I found both required readings very interesting and connected in the sense that technology is evolving so fast and it is up to us to use it to its potential. Jeff’s Reach chapters resonated with me because figuring out who I am as a learner is something I am learning (no pun intended…okay maybe a little). I feel a bit like today’s youth, with the world at my fingertips but a bit overwhelmed at all that’s out there. It is freeing, but also a bit scary at the same time. Do I have anything worthwhile to contribute? What if I reach out and no one answers? What if I put myself out there and am wrong? These are just a few of the questions I have asked myself. Not to mention the good old comparison game.
As I read about PLNs and creating communities I snapped myself out of my own head and realized that if we want our students to be able to learn, unlearn, and relearn quickly than I better be doing it myself. I am a learner and thanks to technology I am a prosumer. I have this great tool to communicate my learning process. Jeff says, “If we are to teach our students to become prosumers of information in today’s connected digital world, then we need to understand and become prosumers ourselves.” I couldn’t agree more. We need to model and live out what we are preaching to our students. Student learn more from what we do than what we say, so we ourselves need to be flexible learners.
I love how PLNs are personal and how “the people I follow or friend creates my unique network.” Laura Sockman from this article is a prime example of connecting with others. She learned from experts and developed such a large network she in turn became an expert and resource for so many people at the ripe age of ten!
What I love about online PLN is that you don’t have to sit and wait for an invite to join, or you can. You go at your own pace and comfort level. You can still learn being a lurker, but your thinking and practices will be stretched further if you interact and connect. As I was saying in the beginning of my post, it is difficult to put yourself out there, connecting isn’t easy. While creating my PLN I have had to learn more about who I am as an educator and what I am comfortable with.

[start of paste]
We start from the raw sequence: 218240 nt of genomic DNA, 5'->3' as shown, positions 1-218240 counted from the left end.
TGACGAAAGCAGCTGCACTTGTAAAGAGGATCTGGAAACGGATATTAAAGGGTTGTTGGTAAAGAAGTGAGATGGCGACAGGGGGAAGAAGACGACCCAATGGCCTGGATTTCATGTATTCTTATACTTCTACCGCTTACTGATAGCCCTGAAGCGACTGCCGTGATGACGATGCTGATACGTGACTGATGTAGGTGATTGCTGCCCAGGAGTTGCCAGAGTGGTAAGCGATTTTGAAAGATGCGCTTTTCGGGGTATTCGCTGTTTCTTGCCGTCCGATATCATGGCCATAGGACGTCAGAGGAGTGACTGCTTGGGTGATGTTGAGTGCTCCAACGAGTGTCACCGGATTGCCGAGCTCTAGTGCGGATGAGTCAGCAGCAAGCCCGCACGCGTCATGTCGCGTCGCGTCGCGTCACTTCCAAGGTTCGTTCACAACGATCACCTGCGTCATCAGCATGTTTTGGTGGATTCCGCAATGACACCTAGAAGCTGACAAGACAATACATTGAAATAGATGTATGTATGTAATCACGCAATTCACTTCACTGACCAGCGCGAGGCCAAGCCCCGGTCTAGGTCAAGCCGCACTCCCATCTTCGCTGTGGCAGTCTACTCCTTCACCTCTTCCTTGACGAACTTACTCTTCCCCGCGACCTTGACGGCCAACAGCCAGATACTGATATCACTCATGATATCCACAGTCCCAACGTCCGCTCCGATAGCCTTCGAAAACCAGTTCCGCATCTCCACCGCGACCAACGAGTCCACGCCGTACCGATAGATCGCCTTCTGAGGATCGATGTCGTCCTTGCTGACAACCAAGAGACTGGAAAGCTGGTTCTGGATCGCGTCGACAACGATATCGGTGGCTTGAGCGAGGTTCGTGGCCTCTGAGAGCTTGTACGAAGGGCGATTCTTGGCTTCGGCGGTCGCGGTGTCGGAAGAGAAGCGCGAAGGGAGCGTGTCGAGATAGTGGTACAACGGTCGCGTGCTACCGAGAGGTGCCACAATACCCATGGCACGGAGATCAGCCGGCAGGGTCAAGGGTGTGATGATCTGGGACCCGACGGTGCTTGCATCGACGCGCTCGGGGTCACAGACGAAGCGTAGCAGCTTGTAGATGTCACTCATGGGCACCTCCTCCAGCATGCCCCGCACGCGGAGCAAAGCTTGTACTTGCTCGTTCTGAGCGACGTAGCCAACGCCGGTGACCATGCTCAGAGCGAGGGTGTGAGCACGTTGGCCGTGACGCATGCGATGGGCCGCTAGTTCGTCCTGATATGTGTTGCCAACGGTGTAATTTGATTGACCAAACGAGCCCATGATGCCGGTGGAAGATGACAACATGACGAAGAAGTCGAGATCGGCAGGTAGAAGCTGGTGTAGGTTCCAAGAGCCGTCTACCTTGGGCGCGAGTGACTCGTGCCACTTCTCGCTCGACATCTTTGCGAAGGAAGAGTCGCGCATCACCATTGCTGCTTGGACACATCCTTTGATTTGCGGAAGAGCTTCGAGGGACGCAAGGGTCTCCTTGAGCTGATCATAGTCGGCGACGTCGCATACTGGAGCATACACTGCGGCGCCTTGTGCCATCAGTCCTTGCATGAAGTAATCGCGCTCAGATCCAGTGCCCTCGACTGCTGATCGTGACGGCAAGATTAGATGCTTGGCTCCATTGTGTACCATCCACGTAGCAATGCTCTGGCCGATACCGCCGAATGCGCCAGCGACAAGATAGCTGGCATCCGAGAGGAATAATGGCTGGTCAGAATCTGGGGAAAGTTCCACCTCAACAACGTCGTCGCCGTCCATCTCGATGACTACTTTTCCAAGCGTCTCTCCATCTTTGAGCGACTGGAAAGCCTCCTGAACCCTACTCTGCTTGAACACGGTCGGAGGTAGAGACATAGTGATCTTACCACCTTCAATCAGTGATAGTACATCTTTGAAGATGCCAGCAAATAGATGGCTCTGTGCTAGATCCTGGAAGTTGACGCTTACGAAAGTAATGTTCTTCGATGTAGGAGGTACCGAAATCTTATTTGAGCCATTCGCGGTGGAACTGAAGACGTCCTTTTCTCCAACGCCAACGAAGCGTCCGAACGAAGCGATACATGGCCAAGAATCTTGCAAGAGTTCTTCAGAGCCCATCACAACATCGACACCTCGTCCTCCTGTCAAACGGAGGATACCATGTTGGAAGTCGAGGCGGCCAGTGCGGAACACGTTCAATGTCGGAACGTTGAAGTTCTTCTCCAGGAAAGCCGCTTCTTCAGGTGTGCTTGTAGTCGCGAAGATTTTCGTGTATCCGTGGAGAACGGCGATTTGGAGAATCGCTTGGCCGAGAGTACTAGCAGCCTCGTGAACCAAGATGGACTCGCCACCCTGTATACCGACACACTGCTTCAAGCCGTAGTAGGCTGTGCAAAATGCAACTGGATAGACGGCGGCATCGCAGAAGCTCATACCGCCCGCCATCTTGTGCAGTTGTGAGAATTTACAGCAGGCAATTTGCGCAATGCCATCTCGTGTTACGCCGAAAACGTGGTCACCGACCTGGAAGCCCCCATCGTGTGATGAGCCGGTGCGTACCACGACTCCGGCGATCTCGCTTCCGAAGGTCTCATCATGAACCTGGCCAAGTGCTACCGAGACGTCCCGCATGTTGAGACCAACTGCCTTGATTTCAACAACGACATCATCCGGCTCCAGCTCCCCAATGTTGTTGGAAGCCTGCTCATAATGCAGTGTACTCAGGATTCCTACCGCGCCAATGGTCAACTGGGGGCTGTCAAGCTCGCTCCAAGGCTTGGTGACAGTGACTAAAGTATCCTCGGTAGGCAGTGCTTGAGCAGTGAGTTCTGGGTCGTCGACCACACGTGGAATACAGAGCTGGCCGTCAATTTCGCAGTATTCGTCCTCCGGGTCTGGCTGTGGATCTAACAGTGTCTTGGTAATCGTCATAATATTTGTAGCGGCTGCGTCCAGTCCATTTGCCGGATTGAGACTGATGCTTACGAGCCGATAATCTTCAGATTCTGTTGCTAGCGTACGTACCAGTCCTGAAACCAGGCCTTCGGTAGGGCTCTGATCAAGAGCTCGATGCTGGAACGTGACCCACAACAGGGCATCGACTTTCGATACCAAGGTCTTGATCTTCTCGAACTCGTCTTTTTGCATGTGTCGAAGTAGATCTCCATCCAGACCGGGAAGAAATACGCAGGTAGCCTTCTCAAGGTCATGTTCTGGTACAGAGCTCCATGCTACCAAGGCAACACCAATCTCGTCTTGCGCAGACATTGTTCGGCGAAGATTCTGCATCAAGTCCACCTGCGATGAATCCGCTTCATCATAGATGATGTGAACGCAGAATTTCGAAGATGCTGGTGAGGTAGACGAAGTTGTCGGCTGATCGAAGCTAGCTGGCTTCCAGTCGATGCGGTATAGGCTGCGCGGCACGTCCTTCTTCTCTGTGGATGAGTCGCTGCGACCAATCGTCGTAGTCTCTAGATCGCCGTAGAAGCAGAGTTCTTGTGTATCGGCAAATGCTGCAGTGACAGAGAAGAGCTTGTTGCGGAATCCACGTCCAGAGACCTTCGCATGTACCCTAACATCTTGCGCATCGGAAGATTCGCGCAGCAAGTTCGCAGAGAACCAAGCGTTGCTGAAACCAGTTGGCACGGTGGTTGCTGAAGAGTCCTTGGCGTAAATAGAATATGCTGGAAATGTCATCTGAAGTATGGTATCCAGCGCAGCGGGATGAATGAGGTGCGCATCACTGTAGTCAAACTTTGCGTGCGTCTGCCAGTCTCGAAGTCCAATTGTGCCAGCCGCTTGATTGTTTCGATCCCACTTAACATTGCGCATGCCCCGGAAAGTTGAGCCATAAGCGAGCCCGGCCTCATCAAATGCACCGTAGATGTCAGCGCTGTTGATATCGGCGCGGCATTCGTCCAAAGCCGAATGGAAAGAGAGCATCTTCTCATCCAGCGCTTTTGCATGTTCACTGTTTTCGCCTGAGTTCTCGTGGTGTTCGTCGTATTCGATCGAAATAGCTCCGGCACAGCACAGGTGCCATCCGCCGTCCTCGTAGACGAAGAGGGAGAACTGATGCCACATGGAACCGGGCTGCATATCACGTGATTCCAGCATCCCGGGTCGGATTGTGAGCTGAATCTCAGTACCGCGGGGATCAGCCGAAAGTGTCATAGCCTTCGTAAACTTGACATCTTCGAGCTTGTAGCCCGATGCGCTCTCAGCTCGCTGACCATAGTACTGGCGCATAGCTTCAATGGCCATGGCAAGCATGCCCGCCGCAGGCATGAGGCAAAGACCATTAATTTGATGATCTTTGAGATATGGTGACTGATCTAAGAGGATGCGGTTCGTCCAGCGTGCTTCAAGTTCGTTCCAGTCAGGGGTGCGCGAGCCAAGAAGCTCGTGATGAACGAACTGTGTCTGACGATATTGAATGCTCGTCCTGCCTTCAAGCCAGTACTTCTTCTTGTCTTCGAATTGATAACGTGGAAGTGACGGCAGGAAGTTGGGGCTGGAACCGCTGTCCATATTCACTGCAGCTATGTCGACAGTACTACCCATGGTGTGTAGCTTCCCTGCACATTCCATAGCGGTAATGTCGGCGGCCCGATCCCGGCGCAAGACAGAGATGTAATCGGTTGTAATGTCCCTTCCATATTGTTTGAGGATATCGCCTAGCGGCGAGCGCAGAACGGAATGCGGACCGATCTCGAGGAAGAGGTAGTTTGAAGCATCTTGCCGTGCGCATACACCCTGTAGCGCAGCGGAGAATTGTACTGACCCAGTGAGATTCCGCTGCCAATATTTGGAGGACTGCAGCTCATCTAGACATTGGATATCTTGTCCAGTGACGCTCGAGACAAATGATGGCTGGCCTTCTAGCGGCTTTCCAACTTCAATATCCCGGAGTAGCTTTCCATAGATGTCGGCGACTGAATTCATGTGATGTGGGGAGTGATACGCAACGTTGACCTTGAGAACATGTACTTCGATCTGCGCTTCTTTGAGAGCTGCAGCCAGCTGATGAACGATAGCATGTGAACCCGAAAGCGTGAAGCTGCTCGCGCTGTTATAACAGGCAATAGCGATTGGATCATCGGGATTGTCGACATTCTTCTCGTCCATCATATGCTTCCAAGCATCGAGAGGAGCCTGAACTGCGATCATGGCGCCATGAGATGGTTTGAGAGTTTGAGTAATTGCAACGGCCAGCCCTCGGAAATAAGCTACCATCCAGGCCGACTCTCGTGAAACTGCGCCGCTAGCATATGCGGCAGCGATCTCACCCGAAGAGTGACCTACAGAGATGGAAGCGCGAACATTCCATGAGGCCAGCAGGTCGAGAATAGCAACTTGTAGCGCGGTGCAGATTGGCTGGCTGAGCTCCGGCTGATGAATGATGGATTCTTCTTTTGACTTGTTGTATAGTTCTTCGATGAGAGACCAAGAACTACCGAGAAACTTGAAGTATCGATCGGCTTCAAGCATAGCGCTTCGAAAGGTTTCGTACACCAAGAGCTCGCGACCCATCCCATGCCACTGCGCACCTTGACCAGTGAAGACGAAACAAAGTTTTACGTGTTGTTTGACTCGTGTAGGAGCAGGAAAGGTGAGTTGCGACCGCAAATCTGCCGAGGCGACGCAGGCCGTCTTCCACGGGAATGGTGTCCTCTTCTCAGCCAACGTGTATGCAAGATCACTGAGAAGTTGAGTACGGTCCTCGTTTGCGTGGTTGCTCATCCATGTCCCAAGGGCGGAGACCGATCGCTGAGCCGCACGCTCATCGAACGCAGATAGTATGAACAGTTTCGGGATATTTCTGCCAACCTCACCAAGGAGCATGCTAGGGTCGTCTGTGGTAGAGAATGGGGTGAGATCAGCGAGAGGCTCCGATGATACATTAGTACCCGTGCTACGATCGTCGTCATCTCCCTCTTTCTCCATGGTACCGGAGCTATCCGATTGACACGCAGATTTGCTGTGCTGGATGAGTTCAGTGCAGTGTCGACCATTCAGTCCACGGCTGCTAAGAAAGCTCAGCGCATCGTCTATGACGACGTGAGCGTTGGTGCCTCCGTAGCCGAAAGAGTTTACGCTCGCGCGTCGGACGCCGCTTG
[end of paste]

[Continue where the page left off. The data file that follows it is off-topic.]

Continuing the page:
I like this infographic below by Silvia Tolisano on her blog, it goes right along with Jeff’s comment, “The more active you are within a community the more visible you become to other members. The more visible you become, the more potential connections are created.” When it comes down to it, you get what you put into PLNs. I think I move between stages 4 and 5, although some collaboration is just for a project and not continual. One of the first people I collaborated with was Paul Solarz, he is an amazing teacher from the US and really shared a lot with me. It’s been fun to watch his reach grow over the years and he just recently published his first book!
Individualized learning mirrors what we should be doing in schools. Therefore we should teach students how to create their own PLN so they do not rely on teachers. They become the driver of their learning and learn how to construct their learning in a way that works for them. Flipboard and blended learning are both great examples of this, students learning doesn’t stop when class is over. How powerful is that? Yet, if we don’t teach our students how to do this than we are doing them a disservice.
Two more thoughts that I kept having with regards to my school. One, how do we get other teachers to create their own PLNs. Right now our PD is very traditional (pictured below), but I think if you can create a tipping point and get enough people into the right cart than others will follow and start owning their PD. If we put PD in teachers’ hands than they have a more personalized experience as opposed to sit and gets AND they will see the power of PLNs for their students in their classes.
My second thought was, if we are teaching students how to create PLNs than why not teach parents. Being a new parent myself I have had to create a PLN of all things parenting. It’s not easy to be a parent to a student nowadays, so shouldn’t we as educators help them navigate by pointing them toward other parents and resources. The Educational Technology Guy, David Andrade, thinks parents need to be connected too. Now how do I go about rolling this out to parents? Anyone have experience?